Traditional farmers have tilled the soil for centuries. The word "agriculture" actually comes from the Latin "ager," meaning "a field," and "cultura," meaning "cultivation." In the strictest translation, "agriculture" refers to the "tillage of the soil of the field." The tilling process manipulates the soil by a mechanical means in order to achieve a desired effect for the benefit of planting.
Tilling began over 5,000 years ago with the hooking of a digging stick to an ox, forming a primitive stick plow. In 18th century America, farmers used crude wooden plows pulled by livestock for the tilling of the land. In 1797, Charles Newbold patented the first cast-iron plow, quickly followed by Jethro Wood's 1819 patent for an iron plow with interchangeable parts. Early farming featured intensive labor. Growing a Nation, a website devoted to the story of American agriculture, reports that in 1830, a farmer spent 250 to 300 hours working with a walking plow, brush harrow, sickle and flail to produce 100 bushels of wheat on five acres of land. By the end of the 1800s, manufacturers were producing steel plows, steam tractors and other improved farming implements.
By the mid 1950s, more farms used tractors than horses for farm work. During the 1980s, several farmers began using no-till or low-till methods of farming in order to curb erosion. By 1987, the farmer produced 100 bushels of wheat on three acres of farmland using a tractor, sweep disk, drill, combine and trucks.
Tilling allows for farmers and gardeners to change the structure of the soil in order to prepare a granular seed bed. The farmer integrates cover crops, fertilizers and pre-emergent herbicides into the soil by tilling. The process also allows for the modification of soil structure to effectively take in, store and transmit water. Tilling aids in the elimination of weeds that may compete with crops for resources.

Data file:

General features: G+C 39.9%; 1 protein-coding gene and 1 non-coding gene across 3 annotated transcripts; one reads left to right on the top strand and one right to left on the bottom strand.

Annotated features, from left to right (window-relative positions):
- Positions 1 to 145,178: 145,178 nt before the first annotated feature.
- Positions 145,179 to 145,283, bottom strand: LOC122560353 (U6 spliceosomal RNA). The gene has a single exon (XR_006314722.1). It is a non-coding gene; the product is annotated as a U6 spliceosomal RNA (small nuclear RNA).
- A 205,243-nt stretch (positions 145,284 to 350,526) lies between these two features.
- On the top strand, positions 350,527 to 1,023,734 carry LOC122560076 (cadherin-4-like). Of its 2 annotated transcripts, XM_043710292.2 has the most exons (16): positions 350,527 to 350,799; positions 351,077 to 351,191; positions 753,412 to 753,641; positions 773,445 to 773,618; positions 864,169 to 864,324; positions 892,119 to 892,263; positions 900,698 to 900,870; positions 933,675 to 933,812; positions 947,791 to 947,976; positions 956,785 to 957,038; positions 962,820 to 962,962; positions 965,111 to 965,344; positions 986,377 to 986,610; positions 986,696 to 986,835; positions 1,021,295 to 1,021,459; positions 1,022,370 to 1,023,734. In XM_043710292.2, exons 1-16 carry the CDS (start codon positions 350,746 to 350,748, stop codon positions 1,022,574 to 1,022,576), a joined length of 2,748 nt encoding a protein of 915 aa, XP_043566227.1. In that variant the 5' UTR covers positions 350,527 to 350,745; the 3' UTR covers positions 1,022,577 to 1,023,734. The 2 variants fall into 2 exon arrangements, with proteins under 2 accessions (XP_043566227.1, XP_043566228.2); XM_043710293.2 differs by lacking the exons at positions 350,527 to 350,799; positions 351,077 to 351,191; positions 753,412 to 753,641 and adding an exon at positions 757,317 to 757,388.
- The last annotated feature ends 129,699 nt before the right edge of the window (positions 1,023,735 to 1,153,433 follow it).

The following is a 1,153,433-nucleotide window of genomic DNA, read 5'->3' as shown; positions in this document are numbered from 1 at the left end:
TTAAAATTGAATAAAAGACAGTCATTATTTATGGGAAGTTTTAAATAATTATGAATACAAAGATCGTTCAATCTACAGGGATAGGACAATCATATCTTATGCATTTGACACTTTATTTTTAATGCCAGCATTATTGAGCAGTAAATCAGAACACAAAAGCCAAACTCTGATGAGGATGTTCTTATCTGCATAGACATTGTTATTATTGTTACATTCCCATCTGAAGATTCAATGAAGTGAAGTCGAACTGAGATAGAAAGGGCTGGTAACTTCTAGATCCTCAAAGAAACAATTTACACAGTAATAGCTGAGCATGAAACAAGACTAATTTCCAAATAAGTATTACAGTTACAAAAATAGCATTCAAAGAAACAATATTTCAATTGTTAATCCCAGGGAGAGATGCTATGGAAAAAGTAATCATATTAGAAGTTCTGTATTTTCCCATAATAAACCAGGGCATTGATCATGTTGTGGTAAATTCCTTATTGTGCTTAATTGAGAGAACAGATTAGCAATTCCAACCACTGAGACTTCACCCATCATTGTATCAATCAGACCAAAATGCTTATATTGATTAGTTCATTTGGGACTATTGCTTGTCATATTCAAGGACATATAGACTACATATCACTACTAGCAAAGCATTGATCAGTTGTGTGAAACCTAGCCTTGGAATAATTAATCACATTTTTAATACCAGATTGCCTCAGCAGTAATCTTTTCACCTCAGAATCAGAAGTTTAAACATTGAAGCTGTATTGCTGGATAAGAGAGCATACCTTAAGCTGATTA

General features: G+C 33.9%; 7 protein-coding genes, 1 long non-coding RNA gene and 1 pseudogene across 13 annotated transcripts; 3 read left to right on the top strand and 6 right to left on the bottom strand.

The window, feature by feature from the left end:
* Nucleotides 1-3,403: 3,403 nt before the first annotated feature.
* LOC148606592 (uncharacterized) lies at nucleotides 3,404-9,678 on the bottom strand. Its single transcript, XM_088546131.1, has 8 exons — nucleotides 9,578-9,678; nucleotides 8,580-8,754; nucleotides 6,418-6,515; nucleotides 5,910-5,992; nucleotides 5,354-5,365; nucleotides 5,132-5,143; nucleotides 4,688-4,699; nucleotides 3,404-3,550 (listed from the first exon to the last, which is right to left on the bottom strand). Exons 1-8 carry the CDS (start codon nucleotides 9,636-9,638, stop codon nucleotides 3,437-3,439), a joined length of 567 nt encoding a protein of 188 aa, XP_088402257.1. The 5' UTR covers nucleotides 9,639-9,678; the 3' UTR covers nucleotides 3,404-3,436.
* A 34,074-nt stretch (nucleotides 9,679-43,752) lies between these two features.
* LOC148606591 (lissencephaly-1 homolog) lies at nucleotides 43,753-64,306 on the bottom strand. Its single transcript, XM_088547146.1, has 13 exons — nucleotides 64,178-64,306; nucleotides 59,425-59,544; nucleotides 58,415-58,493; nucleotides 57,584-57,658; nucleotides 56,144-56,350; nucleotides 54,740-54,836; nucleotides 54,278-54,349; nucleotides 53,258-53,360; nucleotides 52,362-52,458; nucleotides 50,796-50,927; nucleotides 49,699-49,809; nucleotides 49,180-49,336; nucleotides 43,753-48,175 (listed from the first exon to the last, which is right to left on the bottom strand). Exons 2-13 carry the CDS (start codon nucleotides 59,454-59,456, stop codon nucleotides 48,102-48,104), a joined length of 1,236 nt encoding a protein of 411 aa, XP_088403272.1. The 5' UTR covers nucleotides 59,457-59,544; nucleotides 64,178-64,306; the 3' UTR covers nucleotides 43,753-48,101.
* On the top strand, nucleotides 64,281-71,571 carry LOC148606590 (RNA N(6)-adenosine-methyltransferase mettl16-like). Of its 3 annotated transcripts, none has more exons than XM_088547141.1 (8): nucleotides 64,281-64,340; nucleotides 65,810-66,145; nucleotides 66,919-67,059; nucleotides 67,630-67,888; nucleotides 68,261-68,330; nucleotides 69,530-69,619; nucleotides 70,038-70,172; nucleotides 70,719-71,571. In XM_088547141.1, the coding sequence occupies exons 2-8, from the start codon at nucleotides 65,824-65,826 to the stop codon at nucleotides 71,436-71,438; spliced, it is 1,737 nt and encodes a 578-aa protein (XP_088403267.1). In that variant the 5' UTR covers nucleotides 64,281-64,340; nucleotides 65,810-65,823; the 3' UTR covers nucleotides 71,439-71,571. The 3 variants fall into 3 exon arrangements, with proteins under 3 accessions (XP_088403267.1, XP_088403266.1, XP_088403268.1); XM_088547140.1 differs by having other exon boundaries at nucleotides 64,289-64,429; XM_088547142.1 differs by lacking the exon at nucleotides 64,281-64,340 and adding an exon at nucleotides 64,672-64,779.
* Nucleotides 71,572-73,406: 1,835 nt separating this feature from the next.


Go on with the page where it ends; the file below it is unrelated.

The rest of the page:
Farmers use plows to till the soil. The plow cuts through the earth, creating a slice of soil that is turned upside down and crumbled. Most farmers use tractors to pull plowing equipment, yet horse-drawn equipment is still utilized. Modern-day plows have the capability of turning up to 20 furrows at a time when pulled behind a tractor, according to the Forest Preserve District of Cook County.
The till system of planting adequately performs the intended functions of breaking up the soil and incorporating amendments. According to Crop Watch at the University of Nebraska-Lincoln, the traditional plow is suitable for poorly drained soils, featuring excellent incorporation and providing a well-tilled seedbed. The chisel-type plow allows for less wind erosion. Disk plowing provides even more erosion protection, yet still allows for the incorporation of nutrients into well-drained soils.
One of the major factors in the Dust Storms of the 1930s was poor farming practices, including deep plowing in straight rows. Wind and water both act as erosion forces to blow or wash away topsoil, essential in farming and gardening. Tilling allows for greater erosion, allowing the runoff of soil, fertilizers and herbicides. Traditional plowing results in major soil erosion, according to Crop Watch. Chisel and disk plowing methods feature little erosion control, with disk plowing capable of destroying soil structure and compacting wet soil.
Starting in the 1980s, many farmers began turning to the farming process of less-till or no-till planting in order to conserve soil and resources. Ridge planting, strip-tilling and no-till planting offer alternatives to traditional till planting. However, they do not allow for the incorporation provided by traditional tilling. While no-till planting improves both the structure and health of the soil, it also features an increased dependence on herbicides. In 2004, 41 percent of crops grown in the United States used alternative methods to traditional till planting.